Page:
“That’s really what led us to reach out to the FDA in really a very public way saying: ‘What else can we do? Because we’re hamstrung here. We’re between a rock and a hard place,’” he told STAT.

Becker said state and local labs have now been told that those that can run all three parts of the test should do so; those that can’t get the third part to work properly can now drop that part. Meanwhile, a next-generation test is being readied.

“I expect it to go very quickly in the next few days,” Becker said. “I really feel like yesterday” — Wednesday — “was a pivotal point and there’s some positive movement.”

Having more laboratories able to test will only solve part of the problem, however. Giving doctors and hospitals more leeway to test more patients who look like they might have Covid-19, regardless of whether they’ve traveled or not, will help further define the level of transmission in this country, experts said.

Inglesby called for a surveillance effort — designating certain hospitals or cities to test more broadly for the virus to try to assess whether there is undetected spread.

The CDC said several weeks ago such a program would be launched in six cities. But the testing problems have delayed the rollout.

Megan Thielking contributed reporting.

  • I read in an article a few days ago that there is a lung test that can detect coronavirus it was an MRI or another test that scans the lungs and will show similar findings of the lungs of SARS.. it was described as white shiny patches on the the lungs of people who are infected with the coronavirus. I’m not sure how accurate it would be in detecting cases that are very new, but I would think that any test is better than no test. Also, whether a test is able to be done or not, if any person who is possibly infected, they should be put in quarantine regardless.. better safe than sorry is definitely the way we should be dealing with this at this point considering the obnoxiously large amount of mistakes that have been made so far.. it’s like we’re consistently 3 or 4 steps behind when we should be taking so many more steps to containing and stopping the spread that’s all over the country and there are travel restrictions to certain countries and from certain countries?? I’m not the expert here but I would think that stopping all flights for 2 or 3 weeks would be the best option, but they insist on risking more spread to avoid losing money by cancelling all flights for a couple weeks but I see that being another disaster caused by the “experts” not thinking long term.. the amount of people that are going to be infected in the next 2 weeks bc they were allowed to travel makes no sense… it’s been the repeat occurrence for 2 months now.. God help us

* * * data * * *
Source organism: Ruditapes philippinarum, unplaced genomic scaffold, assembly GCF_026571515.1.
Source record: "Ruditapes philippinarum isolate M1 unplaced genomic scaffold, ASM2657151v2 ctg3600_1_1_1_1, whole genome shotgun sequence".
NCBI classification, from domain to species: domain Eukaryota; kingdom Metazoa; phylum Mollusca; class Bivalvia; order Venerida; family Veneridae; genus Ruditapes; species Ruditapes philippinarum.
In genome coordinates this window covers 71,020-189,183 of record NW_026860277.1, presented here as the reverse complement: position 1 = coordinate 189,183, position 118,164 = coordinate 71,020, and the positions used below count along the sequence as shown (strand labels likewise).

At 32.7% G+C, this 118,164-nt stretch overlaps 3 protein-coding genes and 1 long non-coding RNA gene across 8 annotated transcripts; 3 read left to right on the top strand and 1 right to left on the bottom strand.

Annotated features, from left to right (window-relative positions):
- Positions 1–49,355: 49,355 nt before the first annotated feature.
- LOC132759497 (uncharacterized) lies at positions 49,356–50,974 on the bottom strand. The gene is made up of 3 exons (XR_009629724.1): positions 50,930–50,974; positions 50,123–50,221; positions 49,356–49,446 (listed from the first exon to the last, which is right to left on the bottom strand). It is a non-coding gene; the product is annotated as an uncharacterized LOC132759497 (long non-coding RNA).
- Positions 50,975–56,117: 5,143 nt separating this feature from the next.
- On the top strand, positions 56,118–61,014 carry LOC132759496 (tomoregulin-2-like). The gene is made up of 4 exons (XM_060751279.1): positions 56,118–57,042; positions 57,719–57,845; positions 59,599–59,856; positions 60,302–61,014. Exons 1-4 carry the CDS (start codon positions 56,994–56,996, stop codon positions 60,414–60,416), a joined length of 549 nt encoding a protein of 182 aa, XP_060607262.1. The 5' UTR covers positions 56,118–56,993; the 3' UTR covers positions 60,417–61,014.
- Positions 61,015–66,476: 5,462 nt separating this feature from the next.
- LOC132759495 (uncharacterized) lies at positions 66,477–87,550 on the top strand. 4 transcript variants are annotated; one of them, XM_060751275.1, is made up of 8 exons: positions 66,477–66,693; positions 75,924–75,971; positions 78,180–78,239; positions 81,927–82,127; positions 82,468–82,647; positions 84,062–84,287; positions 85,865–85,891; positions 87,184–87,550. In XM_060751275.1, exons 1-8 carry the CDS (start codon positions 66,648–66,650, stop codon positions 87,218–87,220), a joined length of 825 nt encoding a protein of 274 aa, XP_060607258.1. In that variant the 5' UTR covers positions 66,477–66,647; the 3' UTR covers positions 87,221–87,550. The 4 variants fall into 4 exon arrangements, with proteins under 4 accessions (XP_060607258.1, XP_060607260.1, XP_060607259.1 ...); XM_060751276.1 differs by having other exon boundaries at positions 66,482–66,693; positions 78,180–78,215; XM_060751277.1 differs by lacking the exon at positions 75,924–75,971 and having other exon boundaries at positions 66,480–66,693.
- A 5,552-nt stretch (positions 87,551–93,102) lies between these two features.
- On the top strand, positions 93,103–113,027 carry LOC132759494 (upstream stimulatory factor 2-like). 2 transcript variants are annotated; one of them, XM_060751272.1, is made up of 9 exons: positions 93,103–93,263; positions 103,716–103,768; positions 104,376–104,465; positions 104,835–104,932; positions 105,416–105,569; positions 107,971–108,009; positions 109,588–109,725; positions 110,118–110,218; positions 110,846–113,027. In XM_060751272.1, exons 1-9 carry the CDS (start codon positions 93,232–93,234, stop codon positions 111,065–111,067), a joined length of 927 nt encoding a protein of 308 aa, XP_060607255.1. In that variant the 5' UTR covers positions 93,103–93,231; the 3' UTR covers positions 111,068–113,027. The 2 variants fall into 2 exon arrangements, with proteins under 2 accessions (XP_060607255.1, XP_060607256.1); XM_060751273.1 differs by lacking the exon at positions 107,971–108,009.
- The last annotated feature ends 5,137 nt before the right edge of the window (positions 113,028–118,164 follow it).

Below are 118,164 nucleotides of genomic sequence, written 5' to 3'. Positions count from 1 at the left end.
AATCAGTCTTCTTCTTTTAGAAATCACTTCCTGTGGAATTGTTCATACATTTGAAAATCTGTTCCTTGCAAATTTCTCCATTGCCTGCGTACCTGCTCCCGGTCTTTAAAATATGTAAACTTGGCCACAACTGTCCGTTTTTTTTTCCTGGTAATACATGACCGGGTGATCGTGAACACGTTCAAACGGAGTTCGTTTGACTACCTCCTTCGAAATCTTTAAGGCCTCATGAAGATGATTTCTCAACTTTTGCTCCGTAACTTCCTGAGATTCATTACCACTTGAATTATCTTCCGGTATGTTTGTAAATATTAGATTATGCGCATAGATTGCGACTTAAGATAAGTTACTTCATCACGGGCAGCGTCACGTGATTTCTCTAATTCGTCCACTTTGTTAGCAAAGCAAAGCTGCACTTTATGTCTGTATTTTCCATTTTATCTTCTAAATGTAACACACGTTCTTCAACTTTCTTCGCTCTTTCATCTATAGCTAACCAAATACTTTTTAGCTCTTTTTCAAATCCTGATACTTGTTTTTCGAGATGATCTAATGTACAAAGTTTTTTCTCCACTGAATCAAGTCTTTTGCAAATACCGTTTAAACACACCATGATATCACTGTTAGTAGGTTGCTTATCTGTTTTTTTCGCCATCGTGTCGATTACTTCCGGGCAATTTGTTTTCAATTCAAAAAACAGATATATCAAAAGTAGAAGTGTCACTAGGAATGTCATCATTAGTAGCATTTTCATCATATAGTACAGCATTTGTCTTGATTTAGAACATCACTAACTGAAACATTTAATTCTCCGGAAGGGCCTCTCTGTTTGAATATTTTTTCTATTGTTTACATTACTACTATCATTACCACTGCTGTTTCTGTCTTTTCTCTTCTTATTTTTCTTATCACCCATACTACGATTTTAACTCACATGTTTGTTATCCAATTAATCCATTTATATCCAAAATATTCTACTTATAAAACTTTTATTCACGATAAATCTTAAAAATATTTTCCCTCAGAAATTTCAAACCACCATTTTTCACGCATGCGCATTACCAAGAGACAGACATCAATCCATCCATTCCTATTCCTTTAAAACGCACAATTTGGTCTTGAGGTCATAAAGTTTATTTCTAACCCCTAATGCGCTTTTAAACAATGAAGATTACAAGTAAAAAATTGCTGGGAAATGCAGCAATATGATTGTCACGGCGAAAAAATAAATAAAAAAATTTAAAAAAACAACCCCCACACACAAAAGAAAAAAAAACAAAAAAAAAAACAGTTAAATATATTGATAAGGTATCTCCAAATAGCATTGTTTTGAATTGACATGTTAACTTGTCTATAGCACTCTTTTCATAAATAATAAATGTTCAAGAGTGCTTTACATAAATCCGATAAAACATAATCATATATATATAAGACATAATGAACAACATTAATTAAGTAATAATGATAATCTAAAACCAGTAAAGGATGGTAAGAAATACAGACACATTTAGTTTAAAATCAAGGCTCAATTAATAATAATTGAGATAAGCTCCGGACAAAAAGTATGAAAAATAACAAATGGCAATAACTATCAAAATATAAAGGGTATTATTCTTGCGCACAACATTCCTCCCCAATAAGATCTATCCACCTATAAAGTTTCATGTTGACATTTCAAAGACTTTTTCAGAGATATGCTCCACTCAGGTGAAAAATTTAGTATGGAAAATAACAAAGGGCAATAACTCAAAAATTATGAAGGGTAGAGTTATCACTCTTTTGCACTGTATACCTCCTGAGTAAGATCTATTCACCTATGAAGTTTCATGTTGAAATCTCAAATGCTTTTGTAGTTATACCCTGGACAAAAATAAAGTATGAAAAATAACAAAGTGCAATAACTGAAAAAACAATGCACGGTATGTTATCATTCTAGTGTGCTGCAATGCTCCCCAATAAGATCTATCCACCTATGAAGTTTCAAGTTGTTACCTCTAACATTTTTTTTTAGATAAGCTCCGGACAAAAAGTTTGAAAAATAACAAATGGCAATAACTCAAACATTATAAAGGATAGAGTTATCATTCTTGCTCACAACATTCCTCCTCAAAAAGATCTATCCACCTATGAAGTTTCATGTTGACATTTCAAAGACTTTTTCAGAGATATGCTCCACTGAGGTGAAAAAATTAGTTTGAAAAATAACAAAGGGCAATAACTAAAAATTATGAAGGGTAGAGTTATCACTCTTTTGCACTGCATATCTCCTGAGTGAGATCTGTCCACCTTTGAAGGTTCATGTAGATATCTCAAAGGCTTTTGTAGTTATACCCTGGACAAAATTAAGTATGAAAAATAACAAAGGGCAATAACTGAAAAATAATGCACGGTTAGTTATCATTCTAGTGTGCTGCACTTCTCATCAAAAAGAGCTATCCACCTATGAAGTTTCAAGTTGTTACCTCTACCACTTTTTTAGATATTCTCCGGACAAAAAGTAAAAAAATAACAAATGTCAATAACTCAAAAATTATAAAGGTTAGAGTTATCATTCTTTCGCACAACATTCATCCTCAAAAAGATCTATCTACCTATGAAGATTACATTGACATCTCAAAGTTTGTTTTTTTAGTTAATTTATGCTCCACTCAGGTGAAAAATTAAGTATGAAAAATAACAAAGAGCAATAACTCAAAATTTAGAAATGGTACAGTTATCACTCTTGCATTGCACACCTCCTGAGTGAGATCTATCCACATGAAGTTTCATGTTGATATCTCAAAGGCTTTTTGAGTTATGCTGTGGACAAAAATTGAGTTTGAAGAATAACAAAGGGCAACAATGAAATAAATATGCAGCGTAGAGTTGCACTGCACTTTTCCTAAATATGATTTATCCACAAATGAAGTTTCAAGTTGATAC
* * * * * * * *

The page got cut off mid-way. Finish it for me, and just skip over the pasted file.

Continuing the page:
• cases in CA, OR and WA without any known contact with affected person – anyway this thing is traveling in wind currents across China, Japan, s. Korea and hitting Pacific NW?

    • This is what I asked too.
      In China the spread was severe faster in southern states than eastern that was weird because the eastern/northern than Hubei counties were more populated, more big cities, more highways and airplanes. ( North/South winds until February)
      Then we have Eastern province of China/ North Korea( a mystery) and then South Korea. ( North/South Winds too)

      Now we have North Italy, and as the winds come from Northwest and they go North above the lake in a circle.
      If this is wind-spread ( I asked about this earlier and it seems that is possible) then France must have an issue similar to Italy already in terms of infections and now Switzerland/Germany will have the same issue.
      Also, after Iran, the infections go west as in Iran Qom, the winds come from East and go west. So Middle east/Greece seem to picking up too.

      The question is if it is Wind spread what does it mean and how we get protected?

      Noone talks about the wind patterns yet but I am sure that their models show the same that my model shows.

  • It is time for testing anyone with symptoms for CoVid. Since containment and testing based on first infections doesn’t seem to be working elsewhere in the world. There is a possibility – slight – that it is wind-spread. My model gives me indication on this. If this is true then Germany first and South France will start having many more infections in the next few days.
    In this case, the epicenters may be the reason for the spreading of infections with the wind.
    I wrote before that this is far-fetched but the way that the virus spreads around the globe until now supports this theory.

    I am sure that CDC with the surveillance testing can identify potential epicenters and sets lockdowns immediately. At 40-50 infections max.

    I hope that they can see that the situation requires pre-action, rather than re-action by now.

    After all, the markets woke up, so let’s start the drums for the universal good.

  • Timing is wrong. She contracted illness long before Diamond Princess passengers showed up. There was the original, botched, Wuhan evacuation to Travis, but her virus doesn’t seem to be a phylogenetic match. It’s most closely related to a Wuhan patient in Thailand on January 7. She likely got it from someone unknown.